Author Ray Bradbury dies, aged 91

 

Ray Bradbury told Terry Wogan his writing talent came from his prolific memory and "voices inside my head"

Related Stories

Author Ray Bradbury has died in Los Angeles at the age of 91.

His daughter Alexandra confirmed that her father died on Tuesday night in Southern California.

Bradbury wrote hundreds of novels, short stories, plays and television and film scripts in a career dating back to the 1940s.

His most famous novels include Fahrenheit 451 and Something Wicked This Way Comes.

The writer's grandson, Danny Karapetian, said: "He influenced so many artists, writers, teachers, scientists, and it's always really touching and comforting to hear their stories.

"His legacy lives on in his monumental body of books, film, television and theatre, but more importantly, in the minds and hearts of anyone who read him, because to read him was to know him".

Start Quote

He was one of those few people who actually exceeds your expectations”

End Quote Joanne Harris, author of Chocolat

Tributes have been paid by famous fans of the writer, Moon director Duncan Jones mourned "another amazing sci-fi visionary gone".

Bradbury was born in Illinois, and as a teenager moved with his family to Los Angeles.

For three years after leaving school he earned a living selling newspapers, writing in his spare time.

From the early 1940s, his short stories started to appear in magazines like Weird Tales, Astounding Science Fiction and Captain Future.

In 1947, he married Marguerite 'Maggie' McClure and published his first book, Dark Carnival.

Three years later, Bradbury began to establish his reputation with The Martian Chronicles, a collection of stories about materialistic Earthmen colonising and ruinously exploiting Mars.

His most celebrated novel, Fahrenheit 451, published in 1953, depicts a future society in which books are banned.

The story, which gets its title from the temperature at which paper supposedly ignites, proved to be uncannily prophetic - the characters are addicted to television soap operas, while miniature headphones, known as "ear thimbles", provide a constant stream of music and news.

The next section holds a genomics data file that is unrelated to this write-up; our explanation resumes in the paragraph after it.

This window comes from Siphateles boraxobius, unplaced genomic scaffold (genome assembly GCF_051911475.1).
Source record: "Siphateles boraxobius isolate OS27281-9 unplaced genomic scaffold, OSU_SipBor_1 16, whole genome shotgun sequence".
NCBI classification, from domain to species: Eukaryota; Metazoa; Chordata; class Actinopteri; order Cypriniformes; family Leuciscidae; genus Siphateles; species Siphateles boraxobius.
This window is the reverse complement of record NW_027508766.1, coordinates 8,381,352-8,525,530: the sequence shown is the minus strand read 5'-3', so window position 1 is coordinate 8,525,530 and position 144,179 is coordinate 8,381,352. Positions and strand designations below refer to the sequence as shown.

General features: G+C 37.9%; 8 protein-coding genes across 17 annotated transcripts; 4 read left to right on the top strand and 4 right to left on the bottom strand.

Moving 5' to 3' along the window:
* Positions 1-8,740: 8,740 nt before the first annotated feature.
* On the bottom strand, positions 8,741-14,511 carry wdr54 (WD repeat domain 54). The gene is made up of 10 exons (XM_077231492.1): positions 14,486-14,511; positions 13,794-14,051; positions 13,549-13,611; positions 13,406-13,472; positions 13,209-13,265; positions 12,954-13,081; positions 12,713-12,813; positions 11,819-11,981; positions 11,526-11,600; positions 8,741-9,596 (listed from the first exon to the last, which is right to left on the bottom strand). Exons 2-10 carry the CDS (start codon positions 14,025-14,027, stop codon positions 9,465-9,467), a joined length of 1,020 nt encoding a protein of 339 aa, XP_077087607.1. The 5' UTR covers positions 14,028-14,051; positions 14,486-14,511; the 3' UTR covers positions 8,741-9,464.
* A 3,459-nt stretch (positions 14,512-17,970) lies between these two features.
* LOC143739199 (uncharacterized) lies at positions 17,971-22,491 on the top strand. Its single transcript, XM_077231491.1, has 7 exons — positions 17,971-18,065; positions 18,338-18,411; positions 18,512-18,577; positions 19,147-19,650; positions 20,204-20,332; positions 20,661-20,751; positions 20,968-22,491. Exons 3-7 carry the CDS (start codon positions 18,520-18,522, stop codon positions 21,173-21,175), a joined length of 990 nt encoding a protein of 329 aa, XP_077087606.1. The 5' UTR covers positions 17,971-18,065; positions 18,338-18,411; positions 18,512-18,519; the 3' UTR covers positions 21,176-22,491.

Ray Bradbury Bradbury preferred his work to be called "fantasy" rather than "science fiction"

A film version, directed by Francois Truffaut, was released in 1966.

For years, Bradbury tried to prevent the publication of Fahrenheit 451 as an e-book. He told the New York times that electronic books "smell like burned fuel" and called the internet "a big distraction".

"It's meaningless; it's not real. It's in the air somewhere," he said.

But he relented in 2011, when his publishing deal was renewed. His agent said: "We explained the situation to him, that a new contract wouldn't be possible without e-book rights. He understood and gave us the right to go ahead."

Bradbury also wrote several works for film and television. He wrote the screenplay for John Huston's film Moby Dick and scripts for many TV series, including Suspense, The Alfred Hitchcock Show and The Twilight Zone.

Bradbury was passionate about literature. In 2008, he told The National Endowment for the Arts: "If you know how to read, you have a complete education about life, then you know how to vote within a democracy.

"But if you don't know how to read, you don't know how to decide. That's the great thing about our country - we're a democracy of readers, and we should keep it that way."

The author had four daughters - Susan, Ramona, Bettina and Alexandra. His wife died in 2003.

 

More on This Story

Related Stories

The BBC is not responsible for the content of external Internet sites

Comments

This entry is now closed for comments

Jump to comments pagination
 
  • rate this
    0

    Comment number 143.

    one of the very few times when a BBC dead thread was actually worth it.

    Great writer, top bloke, by all accounts.

  • rate this
    0

    Comment number 142.

    Thanks, Ray Bradbury, for all the wonderful writings. You are with the Pantheon of great authors. RIP

  • rate this
    0

    Comment number 141.

    The Martian Chronicles is the first book that I can remember making me cry not because it was sad (although it is – ‘There Will Come Soft Rains’ is as bleak as Beckett) but because it was beautiful. It gave me a passion for SF and for good writing of any kind. I’ve returned to it many times, appreciating its darkly honest view of human nature. Looks like it’s time to get it out again…

  • rate this
    0

    Comment number 140.

    Azimov,Philip K Dick, Jose Farmer and now Ray Bradbury. Are there any SCi Fi writers of this quality left.
    And I mean SCi Fi writers not fantasy which is a great genre but entirely different.
    Sci Fi explores what is possible in the near or distant future. Although it is often maligned to me it a great medium because it fire the imagination and makes the reader think.

  • rate this
    0

    Comment number 139.

    Another of the icons of my youth gone - his were among the books I always bought as soon as they came out, and then stayed up all night reading.

    Many thanks for (together with Asimov) giving me a taste for good SF.

  • rate this
    0

    Comment number 138.